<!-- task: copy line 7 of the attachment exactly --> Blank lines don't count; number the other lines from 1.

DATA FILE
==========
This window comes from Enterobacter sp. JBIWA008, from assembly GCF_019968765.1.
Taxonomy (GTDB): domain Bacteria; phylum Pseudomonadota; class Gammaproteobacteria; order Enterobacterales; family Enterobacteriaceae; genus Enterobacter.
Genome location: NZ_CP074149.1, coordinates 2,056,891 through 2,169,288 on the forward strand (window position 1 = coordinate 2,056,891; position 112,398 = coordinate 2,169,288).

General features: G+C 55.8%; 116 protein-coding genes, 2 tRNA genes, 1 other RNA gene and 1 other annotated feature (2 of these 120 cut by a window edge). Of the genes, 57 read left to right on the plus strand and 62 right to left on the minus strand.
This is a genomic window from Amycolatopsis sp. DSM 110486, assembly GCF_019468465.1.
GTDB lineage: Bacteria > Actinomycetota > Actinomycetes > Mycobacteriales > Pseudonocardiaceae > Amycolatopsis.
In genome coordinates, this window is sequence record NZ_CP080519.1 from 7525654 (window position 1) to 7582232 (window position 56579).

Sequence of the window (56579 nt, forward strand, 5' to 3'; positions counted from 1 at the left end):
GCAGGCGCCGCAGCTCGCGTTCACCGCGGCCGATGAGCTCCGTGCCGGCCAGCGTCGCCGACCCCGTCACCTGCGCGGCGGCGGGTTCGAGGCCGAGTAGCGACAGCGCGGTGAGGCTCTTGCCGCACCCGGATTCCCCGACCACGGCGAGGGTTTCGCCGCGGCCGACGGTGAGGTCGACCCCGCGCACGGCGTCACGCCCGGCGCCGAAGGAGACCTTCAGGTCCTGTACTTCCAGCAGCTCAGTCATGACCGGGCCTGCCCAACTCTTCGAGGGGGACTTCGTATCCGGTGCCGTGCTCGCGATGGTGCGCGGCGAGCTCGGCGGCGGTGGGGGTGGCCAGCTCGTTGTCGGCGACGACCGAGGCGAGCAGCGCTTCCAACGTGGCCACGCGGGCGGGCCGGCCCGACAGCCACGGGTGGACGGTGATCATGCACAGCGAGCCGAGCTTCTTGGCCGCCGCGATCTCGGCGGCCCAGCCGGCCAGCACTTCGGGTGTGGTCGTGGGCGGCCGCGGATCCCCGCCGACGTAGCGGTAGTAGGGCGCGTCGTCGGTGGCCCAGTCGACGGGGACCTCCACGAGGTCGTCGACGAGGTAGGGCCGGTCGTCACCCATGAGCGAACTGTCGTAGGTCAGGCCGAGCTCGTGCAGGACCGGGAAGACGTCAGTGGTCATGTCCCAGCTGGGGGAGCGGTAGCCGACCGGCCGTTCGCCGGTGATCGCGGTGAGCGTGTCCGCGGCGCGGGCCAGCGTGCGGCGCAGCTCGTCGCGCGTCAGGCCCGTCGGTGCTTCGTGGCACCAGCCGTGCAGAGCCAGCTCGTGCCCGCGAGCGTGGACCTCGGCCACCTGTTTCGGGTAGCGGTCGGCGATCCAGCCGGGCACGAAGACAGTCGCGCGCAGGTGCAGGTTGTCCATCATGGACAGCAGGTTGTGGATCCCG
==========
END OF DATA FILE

In genome coordinates, this window is sequence record NZ_CP080519.1 from 7525654 (window position 1) to 7582232 (window position 56579).